By Bill Sniffin, Cowboy State Daily
We have all seen this Wyoming guy.
He doesn’t look rich.
But if you examine his life and measure his level of happiness, there is a compelling argument he could very well be the richest man in the world.
This is a man who loves the outdoors. He loves to hunt and fish. He loves to explore. He just happens to have a few gadgets around (his wife calls them “toys”), which are not necessarily new, but he keeps them in good repair. He loves tinkering on them.
This rich man lives in Worland or Cheyenne or Laramie or Rock Springs or Evanston or Riverton or any other Wyoming city or town. He gets up early each morning to greet the day with a big smile because he is in total control of his universe.
The day starts off with coffee with his buddies. They meet every morning, rain or shine, and spend an hour telling tall tales to each other and a few off-color jokes.
Let’s call this guy Joe. With all due respect to the University, we might even call him Cowboy Joe because he is a big fan of UW and is rarely seen without some kind of brown or gold apparel that reads WYOMING or COWBOYS.
Joe does odd jobs and controls his schedule. His wife has a good steady job with good benefits and good retirement. They are pretty frugal and have saved up a little money. They enjoy Wyoming’s outdoor experiences together.
It is well-known that Joe married “up,” which means he found himself a very good wife. People say his wife should not put up with all of Joe’s hobbies, but she accepts them with a smile, because she likes them, too. They are active in their church and people count on them to help out during times of need in the community. They are always there for others at such times.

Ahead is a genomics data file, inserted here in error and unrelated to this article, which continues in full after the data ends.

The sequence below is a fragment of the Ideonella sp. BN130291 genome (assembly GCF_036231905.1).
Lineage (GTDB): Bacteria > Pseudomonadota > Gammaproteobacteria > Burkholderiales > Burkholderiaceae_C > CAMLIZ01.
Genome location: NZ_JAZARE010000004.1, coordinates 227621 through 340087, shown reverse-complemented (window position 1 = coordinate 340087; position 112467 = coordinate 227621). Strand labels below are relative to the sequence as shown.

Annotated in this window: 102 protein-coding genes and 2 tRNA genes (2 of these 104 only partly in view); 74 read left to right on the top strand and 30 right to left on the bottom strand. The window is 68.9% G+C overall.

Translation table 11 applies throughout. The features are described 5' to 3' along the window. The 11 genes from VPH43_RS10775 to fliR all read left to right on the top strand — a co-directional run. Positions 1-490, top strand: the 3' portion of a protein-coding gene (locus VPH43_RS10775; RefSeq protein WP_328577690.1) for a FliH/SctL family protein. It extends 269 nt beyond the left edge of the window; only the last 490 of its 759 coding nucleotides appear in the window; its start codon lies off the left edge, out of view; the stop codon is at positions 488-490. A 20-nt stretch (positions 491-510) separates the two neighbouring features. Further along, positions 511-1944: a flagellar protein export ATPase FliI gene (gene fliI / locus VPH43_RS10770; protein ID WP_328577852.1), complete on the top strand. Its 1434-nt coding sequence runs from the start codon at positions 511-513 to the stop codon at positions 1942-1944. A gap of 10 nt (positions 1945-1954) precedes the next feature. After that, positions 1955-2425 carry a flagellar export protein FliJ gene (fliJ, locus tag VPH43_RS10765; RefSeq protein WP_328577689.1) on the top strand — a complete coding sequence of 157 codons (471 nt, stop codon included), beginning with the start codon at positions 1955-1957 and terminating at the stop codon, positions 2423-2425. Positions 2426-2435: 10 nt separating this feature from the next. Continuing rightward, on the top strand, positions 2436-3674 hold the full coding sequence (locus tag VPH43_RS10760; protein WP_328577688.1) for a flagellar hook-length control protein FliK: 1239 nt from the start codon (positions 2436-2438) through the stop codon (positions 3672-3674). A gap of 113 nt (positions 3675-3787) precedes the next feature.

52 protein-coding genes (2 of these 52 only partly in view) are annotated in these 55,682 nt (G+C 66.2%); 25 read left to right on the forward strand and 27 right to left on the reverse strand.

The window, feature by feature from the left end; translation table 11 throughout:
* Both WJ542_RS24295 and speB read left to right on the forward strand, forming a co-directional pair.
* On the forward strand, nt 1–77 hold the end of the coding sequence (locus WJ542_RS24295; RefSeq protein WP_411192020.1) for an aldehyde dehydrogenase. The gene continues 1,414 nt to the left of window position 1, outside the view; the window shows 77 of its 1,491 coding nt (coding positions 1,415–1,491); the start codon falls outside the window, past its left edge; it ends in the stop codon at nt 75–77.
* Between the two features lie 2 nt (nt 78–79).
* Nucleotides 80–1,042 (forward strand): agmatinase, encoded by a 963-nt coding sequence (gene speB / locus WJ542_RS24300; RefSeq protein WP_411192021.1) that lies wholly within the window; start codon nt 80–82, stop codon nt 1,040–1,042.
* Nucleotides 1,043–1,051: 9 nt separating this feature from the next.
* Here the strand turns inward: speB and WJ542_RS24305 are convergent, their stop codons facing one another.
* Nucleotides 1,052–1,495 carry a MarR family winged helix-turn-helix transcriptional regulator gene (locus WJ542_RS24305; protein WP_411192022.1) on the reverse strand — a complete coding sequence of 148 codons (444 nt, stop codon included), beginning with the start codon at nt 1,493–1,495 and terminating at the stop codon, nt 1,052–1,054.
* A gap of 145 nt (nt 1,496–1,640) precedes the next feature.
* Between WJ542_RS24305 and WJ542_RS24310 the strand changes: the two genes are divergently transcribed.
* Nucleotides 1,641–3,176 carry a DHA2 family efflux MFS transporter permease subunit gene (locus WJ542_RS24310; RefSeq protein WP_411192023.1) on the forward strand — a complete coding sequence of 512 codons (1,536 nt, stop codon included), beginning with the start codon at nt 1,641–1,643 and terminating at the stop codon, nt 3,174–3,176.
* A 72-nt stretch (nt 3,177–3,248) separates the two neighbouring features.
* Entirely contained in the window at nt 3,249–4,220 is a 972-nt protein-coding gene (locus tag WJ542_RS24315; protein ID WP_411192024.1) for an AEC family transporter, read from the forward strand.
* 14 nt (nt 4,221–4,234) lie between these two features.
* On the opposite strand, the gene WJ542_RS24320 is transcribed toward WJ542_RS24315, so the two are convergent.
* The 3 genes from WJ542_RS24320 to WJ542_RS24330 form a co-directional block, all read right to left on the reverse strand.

Folks like Joe are among the richest people in history.
Jeff Bezos, Bill Gates, or Warren Buffett or some Arab sheik may think their lives are better than Joe’s, but do not try to convince Joe. He would not trade his place on the planet with any of them.
He and his wife encouraged their kids to study hard and qualify for scholarships because extra money was hard to find. The kids qualified and they also worked during their years at UW. They graduated almost debt-free. They then taught their kids to be thrifty and to appreciate the finer things in life, such as the joys available to them in Wyoming’s great outdoors.
Joe and his wife are the best grandparents in the world. They take their grandkids fishing, hunting, and camping. They have lots of time to spend with them and are never in a hurry. They listen to the kids’ problems because often the kids’parents are too busy trying to make a living.
At some point, one of Joe’s children will lecture the old man about how if he had worked an extra job or invested in the stock market, he probably would have ended up rich. And when he is 70 he would have time to do all the fishing and hunting he might want to do.
Joe looks at him and shrugs. You can almost tell that he is thinking, rather than argue over this it is probably time to go fishing.
The Cowboy Joe described here is a stereotype of a lot of people I know in Wyoming. I wish that I could have been more like him. In business, my wife Nancy and I have tried to get it all done but I missed out on a lot because of pressures associated with running a number of companies. Sure would have liked to have spent more time hunting, fishing, and camping.
Perhaps the closest I ever came to the perfect life was when I aspired to be a newspaper publisher at a young age. I made it at age 24 here in Lander, which was sort of incredible, at least to me.
A friend back in those days invited Nancy and me to dinner where a third man showed up and gave us a pitch about how we could make all this money with some kind of multi-level marketing sales scheme. I think it was Amway.
“Just think, Bill,” the man exclaimed. “If you make all this extra money, you can be whatever you ever wanted to be!”
My answer to him was: “Sorry, but I already am what I always wanted to be.”
Now that is what Joe would have said had he been asked that question.